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ABS360: Public Policy Analysis: What is policy?

Defining Public Policy

In your textbook Public policy: Politics, analysis, and alternatives, the authors define public policy as follows: "Public policy is a course of government action or inaction in response to public problems. It is associated with formally approved policy goals and means, as well as the regulations and practices of agencies that implement programs."

Reference: Kraft, M. E. & Furlong, S. R. (2018). Public policy: Politics, analysis, and alternatives. Thousand Oaks, CA: CQ Press.

Laws vs. Policies

"Laws are written and passed by the Legislative Branch, signed and implemented by the Executive Branch, and can be challenged through the Judiciary Branch. The President, as head of the Executive Branch, holds the power to direct the activities of Federal Agencies as long as instructions do not come in conflict with decisions of other branches.

The many types of legal instruments in the US are a product of this three branch system. The types of legal and policy instruments discussed on this website generally come from the Legislative and Executive Branches of government.

The most common types of legal instruments discussed are laws and regulations. Laws are passed by both branches of Congress and signed by the President. Laws establish requirements or prohibitions. Regulations are published by executive branch agencies to clarify their interpretation of a law and how a law will be implemented. Regulations also state requirements or prohibitions.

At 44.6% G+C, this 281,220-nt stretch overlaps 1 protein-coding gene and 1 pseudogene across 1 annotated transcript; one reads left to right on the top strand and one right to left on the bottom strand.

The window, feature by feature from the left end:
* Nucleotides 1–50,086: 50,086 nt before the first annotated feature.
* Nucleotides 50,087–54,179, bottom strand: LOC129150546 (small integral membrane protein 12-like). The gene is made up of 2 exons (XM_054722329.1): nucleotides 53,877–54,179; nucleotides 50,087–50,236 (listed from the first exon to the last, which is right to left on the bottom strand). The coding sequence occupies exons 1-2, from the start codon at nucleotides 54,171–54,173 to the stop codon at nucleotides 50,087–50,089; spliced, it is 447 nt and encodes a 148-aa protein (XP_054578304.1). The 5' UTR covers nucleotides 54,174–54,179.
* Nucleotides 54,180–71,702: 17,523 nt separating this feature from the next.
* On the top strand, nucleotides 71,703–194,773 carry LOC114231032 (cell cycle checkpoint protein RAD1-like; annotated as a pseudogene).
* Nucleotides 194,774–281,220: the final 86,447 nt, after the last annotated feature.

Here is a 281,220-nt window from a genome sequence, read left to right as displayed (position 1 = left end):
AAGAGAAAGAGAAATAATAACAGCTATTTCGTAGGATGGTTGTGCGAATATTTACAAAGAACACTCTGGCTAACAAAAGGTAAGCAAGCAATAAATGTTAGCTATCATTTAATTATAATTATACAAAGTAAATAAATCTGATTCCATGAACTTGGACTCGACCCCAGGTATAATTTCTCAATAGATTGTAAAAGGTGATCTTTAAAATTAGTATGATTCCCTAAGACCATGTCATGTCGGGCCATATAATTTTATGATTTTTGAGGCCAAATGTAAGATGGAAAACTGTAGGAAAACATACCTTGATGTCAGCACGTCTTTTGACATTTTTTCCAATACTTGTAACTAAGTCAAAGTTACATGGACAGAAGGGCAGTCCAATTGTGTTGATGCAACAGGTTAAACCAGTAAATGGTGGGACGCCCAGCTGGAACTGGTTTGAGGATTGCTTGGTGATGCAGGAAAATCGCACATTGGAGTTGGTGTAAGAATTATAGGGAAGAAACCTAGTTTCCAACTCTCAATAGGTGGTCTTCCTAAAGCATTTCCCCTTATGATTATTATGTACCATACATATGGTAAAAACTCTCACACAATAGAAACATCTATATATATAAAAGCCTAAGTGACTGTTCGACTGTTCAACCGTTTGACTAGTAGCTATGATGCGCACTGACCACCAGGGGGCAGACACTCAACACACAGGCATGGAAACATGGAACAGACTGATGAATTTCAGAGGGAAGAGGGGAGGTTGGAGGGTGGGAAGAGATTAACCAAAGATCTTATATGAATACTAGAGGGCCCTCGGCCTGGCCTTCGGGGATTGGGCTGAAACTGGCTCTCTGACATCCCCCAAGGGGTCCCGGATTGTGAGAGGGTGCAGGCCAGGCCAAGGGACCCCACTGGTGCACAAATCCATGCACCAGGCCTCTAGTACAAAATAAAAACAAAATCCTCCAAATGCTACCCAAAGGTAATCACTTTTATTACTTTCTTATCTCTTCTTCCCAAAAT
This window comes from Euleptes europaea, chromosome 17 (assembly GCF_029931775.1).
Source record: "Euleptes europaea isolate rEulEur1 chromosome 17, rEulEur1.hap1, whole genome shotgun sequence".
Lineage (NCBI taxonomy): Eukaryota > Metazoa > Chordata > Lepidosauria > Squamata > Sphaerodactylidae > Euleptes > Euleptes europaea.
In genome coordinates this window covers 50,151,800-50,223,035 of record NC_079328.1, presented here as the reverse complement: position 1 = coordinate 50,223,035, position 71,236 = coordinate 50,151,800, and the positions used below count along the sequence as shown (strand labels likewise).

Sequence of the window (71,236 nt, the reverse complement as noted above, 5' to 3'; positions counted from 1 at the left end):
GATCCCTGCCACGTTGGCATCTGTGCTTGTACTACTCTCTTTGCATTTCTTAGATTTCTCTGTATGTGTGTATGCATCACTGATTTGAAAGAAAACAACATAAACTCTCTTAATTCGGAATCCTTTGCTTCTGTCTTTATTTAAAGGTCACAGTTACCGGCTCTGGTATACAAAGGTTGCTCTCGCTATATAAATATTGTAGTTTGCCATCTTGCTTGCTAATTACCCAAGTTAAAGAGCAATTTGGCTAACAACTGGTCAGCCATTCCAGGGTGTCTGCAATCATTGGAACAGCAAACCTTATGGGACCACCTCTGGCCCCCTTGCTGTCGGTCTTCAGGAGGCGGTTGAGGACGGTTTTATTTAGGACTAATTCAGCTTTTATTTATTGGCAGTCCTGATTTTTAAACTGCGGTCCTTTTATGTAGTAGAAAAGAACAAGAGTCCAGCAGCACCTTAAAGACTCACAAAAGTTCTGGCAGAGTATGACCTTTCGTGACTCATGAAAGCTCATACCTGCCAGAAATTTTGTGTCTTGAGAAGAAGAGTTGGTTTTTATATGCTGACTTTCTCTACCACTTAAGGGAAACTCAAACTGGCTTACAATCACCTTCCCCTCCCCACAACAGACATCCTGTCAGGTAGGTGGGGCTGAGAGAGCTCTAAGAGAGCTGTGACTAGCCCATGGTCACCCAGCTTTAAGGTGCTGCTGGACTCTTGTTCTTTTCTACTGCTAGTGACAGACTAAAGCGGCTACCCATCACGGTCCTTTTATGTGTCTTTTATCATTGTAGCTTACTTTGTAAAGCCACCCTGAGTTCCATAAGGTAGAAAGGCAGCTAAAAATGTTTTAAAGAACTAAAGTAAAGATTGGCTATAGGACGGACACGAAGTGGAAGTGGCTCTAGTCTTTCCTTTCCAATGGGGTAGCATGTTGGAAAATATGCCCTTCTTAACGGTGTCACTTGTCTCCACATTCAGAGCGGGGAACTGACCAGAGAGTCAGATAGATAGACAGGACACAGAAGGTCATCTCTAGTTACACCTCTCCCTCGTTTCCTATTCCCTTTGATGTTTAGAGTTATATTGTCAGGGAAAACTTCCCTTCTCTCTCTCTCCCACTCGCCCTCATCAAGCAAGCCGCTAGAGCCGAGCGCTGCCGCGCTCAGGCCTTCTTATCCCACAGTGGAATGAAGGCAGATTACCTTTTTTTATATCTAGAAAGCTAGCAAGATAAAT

Some agencies also publish guidance or other policy statements, which further clarify how an agency understands and implements existing laws and regulations. Guidance and other policy statements describe suggested or recommended actions. Guidance and policy statements do not provide mandatory requirements unless they are incorporated into a regulation or mandated under terms and conditions of an agreement, such as a funding agreement."

from https://www.phe.gov/s3/law/Pages/default.aspx

How a Bill Becomes a Law

Because public policy is backed by the state, a big part of public policy is the formation of legislation. The beautiful graphic to the right depicts this process. I like that it depicts one beginning path of laws as "The People," because part of the work you will do in this class is write a "Policy Analysis" paper in which you will attempt to influence the legislative/decision making process.